The rates of fatal car crash involving drivers who tested positive for opioids were fewer in the states with medical marijuana laws than before the laws went into effect, according to a conducted at Columbia University's Mailman School of Public Health. The study is one of the first to assess the link between state medical marijuana laws and opioid use at the individual level.
Researchers analyzed 1999-2013 Fatality Analysis Reporting System data from 18 U.S. states that tested for alcohol and other drugs in at least 80 percent of drivers who died within one hour of crashing. They looked at opioid positivity among drivers ages 21 to 40 who crashed their cars in states with an operational medical marijuana law compared with drivers crashing in states before those laws went into effect. There was an overall reduction in opioid positivity for most states after implementation of an operational medical marijuana law.
"We would expect the adverse consequences of opioid use to decrease over time in states where medical marijuana use is legal, as individuals substitute marijuana for opioids in the treatment of severe or chronic pain," explained June H. Kim, MPhil, a doctoral student in the Department of Epidemiology at the Mailman School of Public Health, and lead author.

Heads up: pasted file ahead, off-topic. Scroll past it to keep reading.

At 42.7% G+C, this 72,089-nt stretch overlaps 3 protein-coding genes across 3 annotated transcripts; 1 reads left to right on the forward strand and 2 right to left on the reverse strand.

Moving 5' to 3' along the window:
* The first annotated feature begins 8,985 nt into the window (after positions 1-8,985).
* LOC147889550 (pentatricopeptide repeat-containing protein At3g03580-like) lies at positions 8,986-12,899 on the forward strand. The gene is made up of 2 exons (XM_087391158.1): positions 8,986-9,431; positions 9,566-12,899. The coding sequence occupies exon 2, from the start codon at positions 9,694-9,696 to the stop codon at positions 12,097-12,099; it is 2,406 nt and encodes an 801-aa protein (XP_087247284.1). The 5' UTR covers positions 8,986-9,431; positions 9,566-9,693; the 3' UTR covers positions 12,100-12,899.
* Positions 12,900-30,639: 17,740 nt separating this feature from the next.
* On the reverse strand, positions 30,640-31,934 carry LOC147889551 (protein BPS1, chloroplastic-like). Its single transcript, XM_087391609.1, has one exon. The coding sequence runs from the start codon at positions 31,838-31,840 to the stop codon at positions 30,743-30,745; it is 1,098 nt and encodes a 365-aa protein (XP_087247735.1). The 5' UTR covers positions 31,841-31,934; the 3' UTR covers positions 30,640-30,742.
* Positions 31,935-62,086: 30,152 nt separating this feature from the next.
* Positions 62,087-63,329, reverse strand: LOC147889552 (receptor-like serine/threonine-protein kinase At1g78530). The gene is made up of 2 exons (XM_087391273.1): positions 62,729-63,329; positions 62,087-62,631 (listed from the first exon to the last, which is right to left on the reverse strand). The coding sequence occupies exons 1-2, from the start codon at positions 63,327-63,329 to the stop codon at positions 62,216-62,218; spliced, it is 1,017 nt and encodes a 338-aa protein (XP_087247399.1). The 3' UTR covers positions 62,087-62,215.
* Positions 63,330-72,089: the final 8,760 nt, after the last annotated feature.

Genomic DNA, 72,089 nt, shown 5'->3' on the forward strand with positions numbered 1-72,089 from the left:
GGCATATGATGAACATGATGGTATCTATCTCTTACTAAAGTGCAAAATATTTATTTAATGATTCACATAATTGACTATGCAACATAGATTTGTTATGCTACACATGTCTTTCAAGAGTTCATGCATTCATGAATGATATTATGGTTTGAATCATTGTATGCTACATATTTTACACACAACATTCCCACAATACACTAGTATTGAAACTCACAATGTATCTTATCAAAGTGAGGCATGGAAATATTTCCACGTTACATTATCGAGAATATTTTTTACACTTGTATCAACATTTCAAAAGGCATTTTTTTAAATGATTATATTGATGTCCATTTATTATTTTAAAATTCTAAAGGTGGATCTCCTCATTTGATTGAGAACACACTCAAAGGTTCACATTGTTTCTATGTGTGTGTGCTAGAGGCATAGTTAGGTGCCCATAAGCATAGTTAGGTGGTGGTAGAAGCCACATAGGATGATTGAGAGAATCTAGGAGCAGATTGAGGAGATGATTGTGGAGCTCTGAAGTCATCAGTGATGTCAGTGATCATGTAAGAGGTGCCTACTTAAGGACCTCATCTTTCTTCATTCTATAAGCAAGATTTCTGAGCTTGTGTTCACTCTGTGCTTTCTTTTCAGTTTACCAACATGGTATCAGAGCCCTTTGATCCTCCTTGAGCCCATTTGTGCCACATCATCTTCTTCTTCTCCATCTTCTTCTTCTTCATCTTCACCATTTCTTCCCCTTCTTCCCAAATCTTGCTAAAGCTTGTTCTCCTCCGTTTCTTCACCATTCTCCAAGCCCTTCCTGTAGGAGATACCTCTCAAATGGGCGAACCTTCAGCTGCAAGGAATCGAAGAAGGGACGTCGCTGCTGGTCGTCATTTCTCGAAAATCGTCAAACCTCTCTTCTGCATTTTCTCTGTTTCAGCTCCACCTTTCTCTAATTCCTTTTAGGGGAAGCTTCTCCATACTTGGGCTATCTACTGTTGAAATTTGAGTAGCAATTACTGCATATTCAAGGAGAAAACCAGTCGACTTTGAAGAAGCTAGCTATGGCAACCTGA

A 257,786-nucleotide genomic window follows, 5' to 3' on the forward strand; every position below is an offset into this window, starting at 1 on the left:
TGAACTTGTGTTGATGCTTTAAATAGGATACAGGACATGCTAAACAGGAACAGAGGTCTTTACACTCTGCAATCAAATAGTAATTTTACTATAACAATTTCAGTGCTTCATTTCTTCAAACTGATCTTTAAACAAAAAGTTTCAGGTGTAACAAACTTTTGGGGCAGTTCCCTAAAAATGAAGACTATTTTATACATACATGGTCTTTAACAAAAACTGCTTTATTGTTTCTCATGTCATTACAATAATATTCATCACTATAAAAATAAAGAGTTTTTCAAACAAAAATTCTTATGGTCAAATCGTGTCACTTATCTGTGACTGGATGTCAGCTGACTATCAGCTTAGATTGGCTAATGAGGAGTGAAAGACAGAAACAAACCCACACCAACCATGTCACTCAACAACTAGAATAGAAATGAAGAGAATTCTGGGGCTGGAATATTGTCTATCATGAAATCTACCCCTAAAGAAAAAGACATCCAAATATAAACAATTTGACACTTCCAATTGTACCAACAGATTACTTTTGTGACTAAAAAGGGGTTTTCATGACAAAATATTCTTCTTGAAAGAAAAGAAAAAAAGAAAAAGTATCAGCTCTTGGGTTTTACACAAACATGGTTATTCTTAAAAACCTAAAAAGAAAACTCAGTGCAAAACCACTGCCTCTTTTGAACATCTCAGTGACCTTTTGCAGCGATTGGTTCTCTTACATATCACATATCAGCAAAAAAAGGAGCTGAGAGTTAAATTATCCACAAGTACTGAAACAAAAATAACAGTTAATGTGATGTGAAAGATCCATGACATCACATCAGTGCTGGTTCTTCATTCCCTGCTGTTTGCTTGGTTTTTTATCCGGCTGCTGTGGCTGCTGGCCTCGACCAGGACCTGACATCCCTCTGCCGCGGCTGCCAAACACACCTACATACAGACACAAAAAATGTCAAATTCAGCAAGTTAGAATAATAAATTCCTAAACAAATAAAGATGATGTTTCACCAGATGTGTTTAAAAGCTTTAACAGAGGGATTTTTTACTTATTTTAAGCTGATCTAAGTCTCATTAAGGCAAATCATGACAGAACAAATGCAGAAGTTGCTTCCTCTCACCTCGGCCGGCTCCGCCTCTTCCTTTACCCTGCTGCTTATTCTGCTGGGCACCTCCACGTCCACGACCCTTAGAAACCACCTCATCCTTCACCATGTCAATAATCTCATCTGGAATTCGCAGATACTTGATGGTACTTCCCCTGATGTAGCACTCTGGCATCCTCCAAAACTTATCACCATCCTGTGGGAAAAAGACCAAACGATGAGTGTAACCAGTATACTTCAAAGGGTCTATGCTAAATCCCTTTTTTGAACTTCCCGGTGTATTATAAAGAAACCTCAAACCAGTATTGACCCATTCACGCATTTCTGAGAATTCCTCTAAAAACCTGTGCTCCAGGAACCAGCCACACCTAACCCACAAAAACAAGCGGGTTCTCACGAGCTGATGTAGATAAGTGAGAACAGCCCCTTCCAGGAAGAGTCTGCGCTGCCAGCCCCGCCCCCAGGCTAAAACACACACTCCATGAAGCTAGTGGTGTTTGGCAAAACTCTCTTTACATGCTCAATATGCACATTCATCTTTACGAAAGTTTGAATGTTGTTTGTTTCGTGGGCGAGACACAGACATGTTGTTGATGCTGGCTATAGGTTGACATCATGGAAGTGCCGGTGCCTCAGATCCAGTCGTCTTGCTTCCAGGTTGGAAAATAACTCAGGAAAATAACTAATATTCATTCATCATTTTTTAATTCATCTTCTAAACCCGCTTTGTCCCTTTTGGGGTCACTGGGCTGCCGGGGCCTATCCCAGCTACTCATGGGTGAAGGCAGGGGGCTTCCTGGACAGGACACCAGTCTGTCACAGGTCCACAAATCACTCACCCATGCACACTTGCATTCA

In 1996, California was the first state to pass a voter-initiated medical marijuana law. Since then, 22 additional states and the District of Columbia have enacted their own medical marijuana laws either by voter initiatives or through state legislation. "The trend may have been particularly strong among the age group surveyed because minimum age requirements restrict access to medical marijuana to patients age 21 and older, and most medical marijuana patients are younger than 45," noted Kim. According to the authors, they would expect to see similar reductions in opioid use among older cohorts if medical marijuana is increasingly embraced by older generations.
"This study is about the possible substitution relationship between marijuana and opioids. The toxicological testing data for fatally injured drivers lend some suggestive evidence that supports the substitution hypothesis in young adults, but not in older adults,"said Guohua Li, MD, DrPH, Mailman School professor of Epidemiology, the founding director of the Center for Injury Epidemiology and Prevention at Columbia, and senior author.
"As states with these laws move toward legalizing marijuana more broadly for recreational purposes, future studies are needed to assess the impact these laws may have on opioid use," noted Kim.
Findings are published online in the American Journal of Public Health.